Bassist Dean Taba will perform with other jazz artists. Photo©Dean Taba
Musicians to jam at Doris Duke
By Simplicio Paragas
Pink Mist and Dream Pop may sound like new sugary sodas but neither has anything to do with beverages. They are, however, part of a new concert series that will launch later this month at the Honolulu Museum of Art. “Secret Sound Showcase” and “Last Saturday Roots in Jazz” will feature the talents of local up-and-coming Indie bands, as well as professional jazz musicians.
“The point is to have concerts at a regular time and on a consistent basis,” says Schuyler Tsuda, music programmer for the Doris Duke Theatre, the site of the concerts. “This is an especially good time for local music because the sound is still fresh.”
Coinciding with the museum’s monthly ARTafterDARK party, “Secret Sound Showcase” kicks off Jan. 25, headlined by Clones of the Queen, Pink Mist and Taimane Gardner. Tickets cost $10.
Clones of the Queen headline Jan. 25 concert.
Abbreviated to “COTQ,” Clones of the Queen is a popular three-member band that specializes in Dream Pop, a musical subgenre of pop and alternative rock. Defined by fusing electronic music and ethereal wave elements, and overlaying the sound with bittersweet melodies, Dream Pop tends to focus on textures and moods rather than propulsive rock riffs, according to Tsuda.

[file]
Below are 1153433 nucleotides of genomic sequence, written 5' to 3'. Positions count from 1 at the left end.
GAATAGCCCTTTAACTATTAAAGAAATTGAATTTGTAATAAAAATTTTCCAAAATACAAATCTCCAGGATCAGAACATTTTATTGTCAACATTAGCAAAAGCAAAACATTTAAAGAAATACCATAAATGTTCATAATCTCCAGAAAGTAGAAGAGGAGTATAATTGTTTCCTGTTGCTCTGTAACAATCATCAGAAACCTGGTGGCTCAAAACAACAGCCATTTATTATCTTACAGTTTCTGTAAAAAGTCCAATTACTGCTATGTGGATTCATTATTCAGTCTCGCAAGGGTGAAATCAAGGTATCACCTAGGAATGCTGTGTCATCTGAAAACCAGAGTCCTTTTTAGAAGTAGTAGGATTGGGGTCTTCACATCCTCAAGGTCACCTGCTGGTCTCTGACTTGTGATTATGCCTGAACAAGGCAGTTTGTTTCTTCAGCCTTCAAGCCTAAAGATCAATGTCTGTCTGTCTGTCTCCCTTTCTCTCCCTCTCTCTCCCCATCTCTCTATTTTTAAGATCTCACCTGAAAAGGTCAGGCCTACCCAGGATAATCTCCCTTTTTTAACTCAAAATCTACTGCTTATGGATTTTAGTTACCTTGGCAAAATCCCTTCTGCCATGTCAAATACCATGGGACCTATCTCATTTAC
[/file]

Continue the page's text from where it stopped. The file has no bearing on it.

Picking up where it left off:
“This type of music has a simple texture but it’s done in a clever way,” Tsuda explains. “It’s more ethereal; it’s good music.”
On Jan 26., two-time Na Hoku Hanohano Award-winning chanteuse Starr Kalahiki will belt out tunes during the debut of “Last Saturday Roots in Jazz.” Keyboardist Kit Ebersbach, bassist Dean Taba and Spyro Gyra’s Bonny B will join her on stage. An opening reception will run from 6 to 7:30 p.m. This six-month-long series will present six diverse acts ranging from traditional jazz to modern jazz adaptations. Tickets cost $25 and $20 for museum members. Season tickets are available for $160 and $135 for members.
“I wanted to bring together artists who have a strong foundation in jazz but have taken their music in any number of different directions,” Tsuda notes. “We pay tribute to time-honored musicians like Chuck James, an important figure in the local jazz community and a great educator, and also feature artists who have roots in jazz but are crossing over to different genres and exploring new ground.”
Doris Duke Theatre, 900 Kinau St., between Ward Ave. and Victoria St., 532.8700.